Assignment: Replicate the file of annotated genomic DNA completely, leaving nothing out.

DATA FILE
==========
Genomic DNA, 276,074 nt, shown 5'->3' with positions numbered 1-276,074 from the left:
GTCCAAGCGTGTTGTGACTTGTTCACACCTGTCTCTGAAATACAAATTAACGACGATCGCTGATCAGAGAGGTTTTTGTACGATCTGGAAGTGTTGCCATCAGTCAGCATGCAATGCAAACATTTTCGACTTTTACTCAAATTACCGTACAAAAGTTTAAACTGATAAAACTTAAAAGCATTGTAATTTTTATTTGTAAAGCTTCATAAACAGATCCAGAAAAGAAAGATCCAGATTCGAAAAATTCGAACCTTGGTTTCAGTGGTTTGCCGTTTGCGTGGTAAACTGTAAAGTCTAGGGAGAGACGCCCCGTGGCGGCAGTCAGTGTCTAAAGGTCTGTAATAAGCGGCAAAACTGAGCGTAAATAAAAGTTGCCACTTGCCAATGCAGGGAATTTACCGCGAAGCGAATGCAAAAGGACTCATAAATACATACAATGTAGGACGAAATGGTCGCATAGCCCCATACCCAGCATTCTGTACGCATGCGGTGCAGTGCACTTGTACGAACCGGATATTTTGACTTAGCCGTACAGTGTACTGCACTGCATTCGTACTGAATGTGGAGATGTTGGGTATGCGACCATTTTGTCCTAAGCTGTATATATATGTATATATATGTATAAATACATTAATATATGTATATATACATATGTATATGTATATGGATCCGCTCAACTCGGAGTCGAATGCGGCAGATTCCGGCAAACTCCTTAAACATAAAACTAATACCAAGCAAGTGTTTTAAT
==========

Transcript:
Genomic DNA, 276,074 nt, shown 5'->3' with positions numbered 1-276,074 from the left:
GTCCAAGCGTGTTGTGACTTGTTCACACCTGTCTCTGAAATACAAATTAACGACGATCGCTGATCAGAGAGGTTTTTGTACGATCTGGAAGTGTTGCCATCAGTCAGCATGCAATGCAAACATTTTCGACTTTTACTCAAATTACCGTACAAAAGTTTAAACTGATAAAACTTAAAAGCATTGTAATTTTTATTTGTAAAGCTTCATAAACAGATCCAGAAAAGAAAGATCCAGATTCGAAAAATTCGAACCTTGGTTTCAGTGGTTTGCCGTTTGCGTGGTAAACTGTAAAGTCTAGGGAGAGACGCCCCGTGGCGGCAGTCAGTGTCTAAAGGTCTGTAATAAGCGGCAAAACTGAGCGTAAATAAAAGTTGCCACTTGCCAATGCAGGGAATTTACCGCGAAGCGAATGCAAAAGGACTCATAAATACATACAATGTAGGACGAAATGGTCGCATAGCCCCATACCCAGCATTCTGTACGCATGCGGTGCAGTGCACTTGTACGAACCGGATATTTTGACTTAGCCGTACAGTGTACTGCACTGCATTCGTACTGAATGTGGAGATGTTGGGTATGCGACCATTTTGTCCTAAGCTGTATATATATGTATATATATGTATAAATACATTAATATATGTATATATACATATGTATATGTATATGGATCCGCTCAACTCGGAGTCGAATGCGGCAGATTCCGGCAAACTCCTTAAACATAAAACTAATACCAAGCAAGTGTTTTAAT